Saturday, June 15, 2024

Stricter verification laws in the U.S. won’t stop international terrorists from using crypto

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Recent reporting about Palestinian terrorist groups accessing crypto assets points to an ongoing challenge: Terrorist organizations continue to exploit weak links across the financial system to raise, hide, and disperse funds. Many gaps exist, both with traditional financial actors and some crypto platforms that don’t effectively enforce the clear legal requirements that should keep members of terrorist networks away from their services.

It’s important to note that crypto companies in the U.S. are regulated—and have been since 2013. Exchanges and other financial intermediaries are money service businesses under Bank Secrecy Act regulations, and they’re already required to register with FinCEN and report any suspicious—potentially criminal—activity. U.S. exchanges do AML/KYC checks and screen all potential customers for sanctions. It makes the U.S. safer. In this case, other countries have something to learn from the U.S.

The recent proposal by more than 100 lawmakers, including Sens. Elizabeth Warren (D-Mass.) and Roger Marshall (R-Kans.), does nothing to address the problem of where more crypto-related crimes occur—overseas, and by unregulated actors. They are proposing KYC rules akin to suggesting that copy machine manufacturers would need to verify anyone using their copiers. The authors unfortunately fail to understand that the underlying blockchain technology actually makes transactions public, providing investigators a digital paper trail to identify terrorist operatives and their financial contributors. There are solutions.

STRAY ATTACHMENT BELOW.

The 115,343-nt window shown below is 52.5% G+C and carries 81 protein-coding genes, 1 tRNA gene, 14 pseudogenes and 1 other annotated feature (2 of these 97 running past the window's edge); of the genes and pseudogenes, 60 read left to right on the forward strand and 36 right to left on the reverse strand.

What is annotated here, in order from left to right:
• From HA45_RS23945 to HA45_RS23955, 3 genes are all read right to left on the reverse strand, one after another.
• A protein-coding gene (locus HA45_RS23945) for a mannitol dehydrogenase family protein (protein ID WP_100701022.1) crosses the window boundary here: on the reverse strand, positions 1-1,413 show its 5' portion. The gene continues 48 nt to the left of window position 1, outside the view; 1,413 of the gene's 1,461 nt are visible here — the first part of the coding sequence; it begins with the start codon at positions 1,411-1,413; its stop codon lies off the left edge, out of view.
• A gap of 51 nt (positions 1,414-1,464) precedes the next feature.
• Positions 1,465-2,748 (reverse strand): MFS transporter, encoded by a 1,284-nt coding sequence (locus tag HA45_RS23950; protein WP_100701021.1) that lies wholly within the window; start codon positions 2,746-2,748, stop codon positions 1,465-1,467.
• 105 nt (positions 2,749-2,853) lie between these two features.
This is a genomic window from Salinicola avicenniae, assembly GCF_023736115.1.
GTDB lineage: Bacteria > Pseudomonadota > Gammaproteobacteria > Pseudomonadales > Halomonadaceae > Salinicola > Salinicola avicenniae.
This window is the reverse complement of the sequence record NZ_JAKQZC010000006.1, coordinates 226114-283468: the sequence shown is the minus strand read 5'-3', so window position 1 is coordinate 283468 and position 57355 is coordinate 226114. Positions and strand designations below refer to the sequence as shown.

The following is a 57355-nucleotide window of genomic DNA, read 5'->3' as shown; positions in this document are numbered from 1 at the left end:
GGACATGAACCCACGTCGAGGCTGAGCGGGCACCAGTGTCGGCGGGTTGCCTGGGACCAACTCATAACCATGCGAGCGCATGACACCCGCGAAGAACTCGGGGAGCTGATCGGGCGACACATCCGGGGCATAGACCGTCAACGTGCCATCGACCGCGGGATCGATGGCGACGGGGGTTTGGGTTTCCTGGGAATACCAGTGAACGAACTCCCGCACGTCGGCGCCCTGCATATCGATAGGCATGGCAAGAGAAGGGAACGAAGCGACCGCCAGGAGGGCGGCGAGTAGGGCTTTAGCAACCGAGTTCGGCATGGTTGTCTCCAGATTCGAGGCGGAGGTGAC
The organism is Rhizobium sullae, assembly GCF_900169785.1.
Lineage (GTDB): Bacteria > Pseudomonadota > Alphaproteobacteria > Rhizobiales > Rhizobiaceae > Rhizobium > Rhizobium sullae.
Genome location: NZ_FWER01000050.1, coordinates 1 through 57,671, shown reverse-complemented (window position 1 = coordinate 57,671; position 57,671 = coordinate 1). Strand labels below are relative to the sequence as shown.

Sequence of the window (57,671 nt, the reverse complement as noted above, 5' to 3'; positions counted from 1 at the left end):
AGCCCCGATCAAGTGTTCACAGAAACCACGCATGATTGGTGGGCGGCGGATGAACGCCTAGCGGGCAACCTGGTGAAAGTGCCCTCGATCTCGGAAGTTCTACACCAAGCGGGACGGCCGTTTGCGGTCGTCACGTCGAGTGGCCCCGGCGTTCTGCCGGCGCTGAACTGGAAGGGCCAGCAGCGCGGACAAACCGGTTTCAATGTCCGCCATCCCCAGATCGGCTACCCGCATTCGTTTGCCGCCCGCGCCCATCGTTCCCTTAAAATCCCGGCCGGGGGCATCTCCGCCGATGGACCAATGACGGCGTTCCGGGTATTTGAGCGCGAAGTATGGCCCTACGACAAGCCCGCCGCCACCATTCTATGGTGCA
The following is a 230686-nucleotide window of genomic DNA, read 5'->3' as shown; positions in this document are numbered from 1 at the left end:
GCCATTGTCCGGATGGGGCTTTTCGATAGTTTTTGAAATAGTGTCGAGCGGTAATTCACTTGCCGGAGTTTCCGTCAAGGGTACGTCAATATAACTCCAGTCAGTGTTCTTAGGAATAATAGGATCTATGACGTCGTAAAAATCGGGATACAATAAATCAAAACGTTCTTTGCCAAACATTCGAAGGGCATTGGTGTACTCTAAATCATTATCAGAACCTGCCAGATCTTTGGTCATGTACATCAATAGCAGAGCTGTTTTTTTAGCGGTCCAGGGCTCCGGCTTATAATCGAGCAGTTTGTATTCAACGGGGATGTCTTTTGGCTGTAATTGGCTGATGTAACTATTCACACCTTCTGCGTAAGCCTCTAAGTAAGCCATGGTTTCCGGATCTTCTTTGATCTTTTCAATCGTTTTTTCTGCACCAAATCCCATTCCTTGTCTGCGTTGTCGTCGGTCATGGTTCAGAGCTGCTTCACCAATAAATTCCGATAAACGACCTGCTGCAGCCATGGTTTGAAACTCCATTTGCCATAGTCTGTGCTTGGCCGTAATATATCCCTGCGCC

Back in 2016, I started doing research on terrorist crowdfunding campaigns. In fact, the very first campaign I tracked was organized by a Palestinian militant network aiming to raise funds to purchase missiles and other weapons. The campaign was active for a few weeks and garnered only a little over $500 in Bitcoin. In the years that followed, a variety of terrorist groups, including Hamas, have become more familiar—and more sophisticated—when it comes to crypto. But it’s not at all clear that public crowdfunding has been the most reliable way to raise funds.